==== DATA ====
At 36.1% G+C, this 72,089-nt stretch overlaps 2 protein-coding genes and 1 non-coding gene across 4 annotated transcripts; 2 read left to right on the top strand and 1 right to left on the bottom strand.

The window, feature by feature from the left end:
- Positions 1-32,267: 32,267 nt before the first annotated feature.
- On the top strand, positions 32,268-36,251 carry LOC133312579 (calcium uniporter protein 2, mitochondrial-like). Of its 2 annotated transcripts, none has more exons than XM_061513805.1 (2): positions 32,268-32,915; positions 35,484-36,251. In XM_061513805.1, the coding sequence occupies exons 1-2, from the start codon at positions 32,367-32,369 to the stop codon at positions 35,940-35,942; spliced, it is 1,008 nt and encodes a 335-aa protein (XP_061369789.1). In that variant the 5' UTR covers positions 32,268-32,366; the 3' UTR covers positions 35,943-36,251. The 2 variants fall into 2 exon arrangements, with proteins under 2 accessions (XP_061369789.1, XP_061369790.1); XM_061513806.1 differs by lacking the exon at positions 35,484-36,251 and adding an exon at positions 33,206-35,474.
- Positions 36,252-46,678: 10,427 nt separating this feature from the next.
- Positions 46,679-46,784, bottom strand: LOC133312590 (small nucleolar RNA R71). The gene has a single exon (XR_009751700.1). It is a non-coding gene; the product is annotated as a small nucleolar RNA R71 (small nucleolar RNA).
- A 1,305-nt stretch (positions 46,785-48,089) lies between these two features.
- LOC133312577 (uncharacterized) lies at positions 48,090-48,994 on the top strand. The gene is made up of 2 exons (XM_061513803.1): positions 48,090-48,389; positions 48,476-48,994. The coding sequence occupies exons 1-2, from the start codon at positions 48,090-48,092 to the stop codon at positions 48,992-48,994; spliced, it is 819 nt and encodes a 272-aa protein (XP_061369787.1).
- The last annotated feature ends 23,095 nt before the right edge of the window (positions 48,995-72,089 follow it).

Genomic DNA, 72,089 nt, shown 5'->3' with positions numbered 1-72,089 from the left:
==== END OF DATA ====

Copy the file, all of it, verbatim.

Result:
At 36.1% G+C, this 72,089-nt stretch overlaps 2 protein-coding genes and 1 non-coding gene across 4 annotated transcripts; 2 read left to right on the top strand and 1 right to left on the bottom strand.

The window, feature by feature from the left end:
- Positions 1-32,267: 32,267 nt before the first annotated feature.
- On the top strand, positions 32,268-36,251 carry LOC133312579 (calcium uniporter protein 2, mitochondrial-like). Of its 2 annotated transcripts, none has more exons than XM_061513805.1 (2): positions 32,268-32,915; positions 35,484-36,251. In XM_061513805.1, the coding sequence occupies exons 1-2, from the start codon at positions 32,367-32,369 to the stop codon at positions 35,940-35,942; spliced, it is 1,008 nt and encodes a 335-aa protein (XP_061369789.1). In that variant the 5' UTR covers positions 32,268-32,366; the 3' UTR covers positions 35,943-36,251. The 2 variants fall into 2 exon arrangements, with proteins under 2 accessions (XP_061369789.1, XP_061369790.1); XM_061513806.1 differs by lacking the exon at positions 35,484-36,251 and adding an exon at positions 33,206-35,474.
- Positions 36,252-46,678: 10,427 nt separating this feature from the next.
- Positions 46,679-46,784, bottom strand: LOC133312590 (small nucleolar RNA R71). The gene has a single exon (XR_009751700.1). It is a non-coding gene; the product is annotated as a small nucleolar RNA R71 (small nucleolar RNA).
- A 1,305-nt stretch (positions 46,785-48,089) lies between these two features.
- LOC133312577 (uncharacterized) lies at positions 48,090-48,994 on the top strand. The gene is made up of 2 exons (XM_061513803.1): positions 48,090-48,389; positions 48,476-48,994. The coding sequence occupies exons 1-2, from the start codon at positions 48,090-48,092 to the stop codon at positions 48,992-48,994; spliced, it is 819 nt and encodes a 272-aa protein (XP_061369787.1).
- The last annotated feature ends 23,095 nt before the right edge of the window (positions 48,995-72,089 follow it).

Genomic DNA, 72,089 nt, shown 5'->3' with positions numbered 1-72,089 from the left: